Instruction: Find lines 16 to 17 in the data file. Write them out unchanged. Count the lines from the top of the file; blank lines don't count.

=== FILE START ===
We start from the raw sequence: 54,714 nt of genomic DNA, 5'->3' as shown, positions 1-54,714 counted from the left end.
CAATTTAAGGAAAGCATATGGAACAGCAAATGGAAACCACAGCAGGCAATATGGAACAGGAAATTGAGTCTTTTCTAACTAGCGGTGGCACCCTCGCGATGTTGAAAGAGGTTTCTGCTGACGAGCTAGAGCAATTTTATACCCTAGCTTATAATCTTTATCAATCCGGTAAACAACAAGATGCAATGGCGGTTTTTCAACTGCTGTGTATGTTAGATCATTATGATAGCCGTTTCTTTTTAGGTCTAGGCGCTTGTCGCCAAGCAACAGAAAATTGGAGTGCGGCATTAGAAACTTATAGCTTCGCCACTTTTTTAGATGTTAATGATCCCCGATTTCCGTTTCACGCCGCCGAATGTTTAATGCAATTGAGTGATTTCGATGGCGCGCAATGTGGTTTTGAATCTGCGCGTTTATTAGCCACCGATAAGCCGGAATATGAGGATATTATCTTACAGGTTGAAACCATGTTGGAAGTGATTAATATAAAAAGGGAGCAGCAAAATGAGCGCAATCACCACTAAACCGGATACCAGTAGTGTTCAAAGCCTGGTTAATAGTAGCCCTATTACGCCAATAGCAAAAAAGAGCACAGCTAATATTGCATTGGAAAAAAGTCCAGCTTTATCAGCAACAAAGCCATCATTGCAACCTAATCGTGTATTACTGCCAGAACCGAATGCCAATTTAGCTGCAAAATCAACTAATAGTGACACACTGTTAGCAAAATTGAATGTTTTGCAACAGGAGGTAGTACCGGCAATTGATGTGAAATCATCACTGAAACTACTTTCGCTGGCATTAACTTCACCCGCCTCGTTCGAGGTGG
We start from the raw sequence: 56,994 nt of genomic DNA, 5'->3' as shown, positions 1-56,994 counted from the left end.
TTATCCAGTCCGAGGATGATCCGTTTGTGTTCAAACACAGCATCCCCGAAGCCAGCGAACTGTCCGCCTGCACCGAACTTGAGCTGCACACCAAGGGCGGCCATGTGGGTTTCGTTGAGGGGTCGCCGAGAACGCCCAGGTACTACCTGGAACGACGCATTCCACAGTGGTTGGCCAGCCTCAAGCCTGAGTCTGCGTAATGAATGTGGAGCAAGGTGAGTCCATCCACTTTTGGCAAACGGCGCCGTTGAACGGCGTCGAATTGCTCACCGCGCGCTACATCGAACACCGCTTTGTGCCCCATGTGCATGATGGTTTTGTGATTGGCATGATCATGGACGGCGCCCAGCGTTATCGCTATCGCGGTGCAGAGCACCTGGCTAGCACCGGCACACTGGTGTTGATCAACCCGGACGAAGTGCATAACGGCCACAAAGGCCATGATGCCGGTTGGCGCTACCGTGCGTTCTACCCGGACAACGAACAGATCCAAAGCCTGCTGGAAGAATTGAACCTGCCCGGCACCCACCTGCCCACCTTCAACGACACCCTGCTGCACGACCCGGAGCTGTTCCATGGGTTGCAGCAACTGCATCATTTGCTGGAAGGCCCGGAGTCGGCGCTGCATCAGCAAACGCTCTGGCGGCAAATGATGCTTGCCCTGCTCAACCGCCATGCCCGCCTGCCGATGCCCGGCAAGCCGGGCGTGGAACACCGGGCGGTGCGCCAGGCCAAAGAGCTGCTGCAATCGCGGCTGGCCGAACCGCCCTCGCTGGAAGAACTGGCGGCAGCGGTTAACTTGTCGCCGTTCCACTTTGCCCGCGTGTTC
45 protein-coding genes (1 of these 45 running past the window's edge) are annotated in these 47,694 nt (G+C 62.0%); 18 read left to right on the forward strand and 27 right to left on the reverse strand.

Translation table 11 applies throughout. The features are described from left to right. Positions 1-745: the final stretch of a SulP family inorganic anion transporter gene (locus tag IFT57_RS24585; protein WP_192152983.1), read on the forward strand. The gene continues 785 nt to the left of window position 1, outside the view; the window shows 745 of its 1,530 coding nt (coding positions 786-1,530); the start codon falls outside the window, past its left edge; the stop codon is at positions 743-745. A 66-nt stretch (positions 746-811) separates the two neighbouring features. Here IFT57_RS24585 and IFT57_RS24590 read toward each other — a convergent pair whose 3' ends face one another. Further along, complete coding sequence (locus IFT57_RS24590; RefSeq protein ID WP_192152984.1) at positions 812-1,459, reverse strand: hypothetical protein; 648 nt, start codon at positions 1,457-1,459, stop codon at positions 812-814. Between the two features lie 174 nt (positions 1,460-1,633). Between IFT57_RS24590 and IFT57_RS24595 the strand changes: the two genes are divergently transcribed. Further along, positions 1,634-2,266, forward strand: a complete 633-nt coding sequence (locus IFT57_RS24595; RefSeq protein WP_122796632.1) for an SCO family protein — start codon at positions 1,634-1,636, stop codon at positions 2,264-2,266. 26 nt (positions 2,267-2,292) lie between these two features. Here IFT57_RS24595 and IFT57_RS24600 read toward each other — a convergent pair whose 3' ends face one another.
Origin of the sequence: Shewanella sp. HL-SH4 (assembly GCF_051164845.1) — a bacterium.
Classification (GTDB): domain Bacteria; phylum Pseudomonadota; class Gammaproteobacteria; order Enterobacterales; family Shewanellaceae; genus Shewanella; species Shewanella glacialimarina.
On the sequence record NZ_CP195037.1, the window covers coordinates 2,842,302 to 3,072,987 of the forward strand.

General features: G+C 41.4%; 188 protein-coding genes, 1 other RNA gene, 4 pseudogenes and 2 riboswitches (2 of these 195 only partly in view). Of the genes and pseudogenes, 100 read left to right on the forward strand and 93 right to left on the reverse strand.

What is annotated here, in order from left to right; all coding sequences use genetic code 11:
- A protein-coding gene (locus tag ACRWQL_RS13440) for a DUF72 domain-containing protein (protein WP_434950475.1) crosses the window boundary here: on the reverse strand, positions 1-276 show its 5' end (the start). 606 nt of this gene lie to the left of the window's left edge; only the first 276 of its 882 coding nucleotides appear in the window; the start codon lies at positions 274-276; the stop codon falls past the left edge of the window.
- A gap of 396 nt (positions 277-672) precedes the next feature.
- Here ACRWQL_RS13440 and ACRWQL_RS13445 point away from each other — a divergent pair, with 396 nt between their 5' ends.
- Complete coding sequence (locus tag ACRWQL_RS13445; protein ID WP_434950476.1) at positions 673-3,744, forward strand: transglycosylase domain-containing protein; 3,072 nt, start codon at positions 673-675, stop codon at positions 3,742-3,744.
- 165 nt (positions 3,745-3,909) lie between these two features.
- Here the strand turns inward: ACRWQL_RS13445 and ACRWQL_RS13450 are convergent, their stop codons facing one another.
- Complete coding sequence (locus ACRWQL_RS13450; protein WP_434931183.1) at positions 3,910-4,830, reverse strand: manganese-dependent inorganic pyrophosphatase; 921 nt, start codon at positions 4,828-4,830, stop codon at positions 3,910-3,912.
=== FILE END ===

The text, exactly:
- 165 nt (positions 3,745-3,909) lie between these two features.
- Here the strand turns inward: ACRWQL_RS13445 and ACRWQL_RS13450 are convergent, their stop codons facing one another.